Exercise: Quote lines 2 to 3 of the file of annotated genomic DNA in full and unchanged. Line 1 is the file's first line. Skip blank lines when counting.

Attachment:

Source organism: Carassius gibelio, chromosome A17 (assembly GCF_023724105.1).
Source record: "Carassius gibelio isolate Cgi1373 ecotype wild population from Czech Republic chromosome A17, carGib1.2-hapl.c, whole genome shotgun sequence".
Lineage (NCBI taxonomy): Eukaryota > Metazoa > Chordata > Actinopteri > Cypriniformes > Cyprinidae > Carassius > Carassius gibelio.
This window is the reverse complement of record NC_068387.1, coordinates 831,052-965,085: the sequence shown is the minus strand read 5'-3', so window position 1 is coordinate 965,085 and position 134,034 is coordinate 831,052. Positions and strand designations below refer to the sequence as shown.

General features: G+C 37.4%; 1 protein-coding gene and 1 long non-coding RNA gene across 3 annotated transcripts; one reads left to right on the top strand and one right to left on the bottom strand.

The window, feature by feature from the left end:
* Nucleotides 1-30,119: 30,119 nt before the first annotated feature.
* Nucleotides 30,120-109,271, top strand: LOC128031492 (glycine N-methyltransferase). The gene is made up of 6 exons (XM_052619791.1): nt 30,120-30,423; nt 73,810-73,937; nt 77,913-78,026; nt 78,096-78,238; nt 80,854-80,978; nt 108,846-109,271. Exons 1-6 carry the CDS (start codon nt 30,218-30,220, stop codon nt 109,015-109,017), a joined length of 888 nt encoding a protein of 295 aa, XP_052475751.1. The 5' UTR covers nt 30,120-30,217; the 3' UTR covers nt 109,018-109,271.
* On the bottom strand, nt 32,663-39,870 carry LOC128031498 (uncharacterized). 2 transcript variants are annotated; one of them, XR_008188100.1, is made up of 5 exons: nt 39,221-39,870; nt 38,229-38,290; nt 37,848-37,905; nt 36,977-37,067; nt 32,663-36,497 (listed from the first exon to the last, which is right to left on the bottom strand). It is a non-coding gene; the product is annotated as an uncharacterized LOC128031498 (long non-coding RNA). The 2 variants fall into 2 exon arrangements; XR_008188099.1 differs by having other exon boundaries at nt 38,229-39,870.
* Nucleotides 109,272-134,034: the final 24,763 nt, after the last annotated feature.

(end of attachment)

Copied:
Source record: "Carassius gibelio isolate Cgi1373 ecotype wild population from Czech Republic chromosome A17, carGib1.2-hapl.c, whole genome shotgun sequence".
Lineage (NCBI taxonomy): Eukaryota > Metazoa > Chordata > Actinopteri > Cypriniformes > Cyprinidae > Carassius > Carassius gibelio.